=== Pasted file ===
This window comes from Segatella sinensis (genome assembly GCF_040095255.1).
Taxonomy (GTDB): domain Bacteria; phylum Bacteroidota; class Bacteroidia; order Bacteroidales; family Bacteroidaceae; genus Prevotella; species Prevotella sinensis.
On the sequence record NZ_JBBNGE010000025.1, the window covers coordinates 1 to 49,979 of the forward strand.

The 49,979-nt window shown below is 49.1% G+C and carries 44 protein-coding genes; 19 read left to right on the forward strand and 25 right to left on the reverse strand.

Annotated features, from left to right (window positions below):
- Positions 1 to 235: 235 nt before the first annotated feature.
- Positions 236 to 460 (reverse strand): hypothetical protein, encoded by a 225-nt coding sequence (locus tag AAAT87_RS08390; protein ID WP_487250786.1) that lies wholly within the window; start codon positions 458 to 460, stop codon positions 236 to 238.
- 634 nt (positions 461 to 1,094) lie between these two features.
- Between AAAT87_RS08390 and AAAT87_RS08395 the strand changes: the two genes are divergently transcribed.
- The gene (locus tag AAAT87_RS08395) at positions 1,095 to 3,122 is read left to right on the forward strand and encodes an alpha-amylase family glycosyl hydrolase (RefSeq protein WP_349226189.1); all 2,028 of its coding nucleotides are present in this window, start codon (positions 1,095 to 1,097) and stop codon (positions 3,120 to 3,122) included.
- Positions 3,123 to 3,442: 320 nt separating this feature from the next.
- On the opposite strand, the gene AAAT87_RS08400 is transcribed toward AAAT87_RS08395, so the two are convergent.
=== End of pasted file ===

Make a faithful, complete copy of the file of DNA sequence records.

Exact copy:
This window comes from Segatella sinensis (genome assembly GCF_040095255.1).
Taxonomy (GTDB): domain Bacteria; phylum Bacteroidota; class Bacteroidia; order Bacteroidales; family Bacteroidaceae; genus Prevotella; species Prevotella sinensis.
On the sequence record NZ_JBBNGE010000025.1, the window covers coordinates 1 to 49,979 of the forward strand.

The 49,979-nt window shown below is 49.1% G+C and carries 44 protein-coding genes; 19 read left to right on the forward strand and 25 right to left on the reverse strand.

Annotated features, from left to right (window positions below):
- Positions 1 to 235: 235 nt before the first annotated feature.
- Positions 236 to 460 (reverse strand): hypothetical protein, encoded by a 225-nt coding sequence (locus tag AAAT87_RS08390; protein ID WP_487250786.1) that lies wholly within the window; start codon positions 458 to 460, stop codon positions 236 to 238.
- 634 nt (positions 461 to 1,094) lie between these two features.
- Between AAAT87_RS08390 and AAAT87_RS08395 the strand changes: the two genes are divergently transcribed.
- The gene (locus tag AAAT87_RS08395) at positions 1,095 to 3,122 is read left to right on the forward strand and encodes an alpha-amylase family glycosyl hydrolase (RefSeq protein WP_349226189.1); all 2,028 of its coding nucleotides are present in this window, start codon (positions 1,095 to 1,097) and stop codon (positions 3,120 to 3,122) included.
- Positions 3,123 to 3,442: 320 nt separating this feature from the next.
- On the opposite strand, the gene AAAT87_RS08400 is transcribed toward AAAT87_RS08395, so the two are convergent.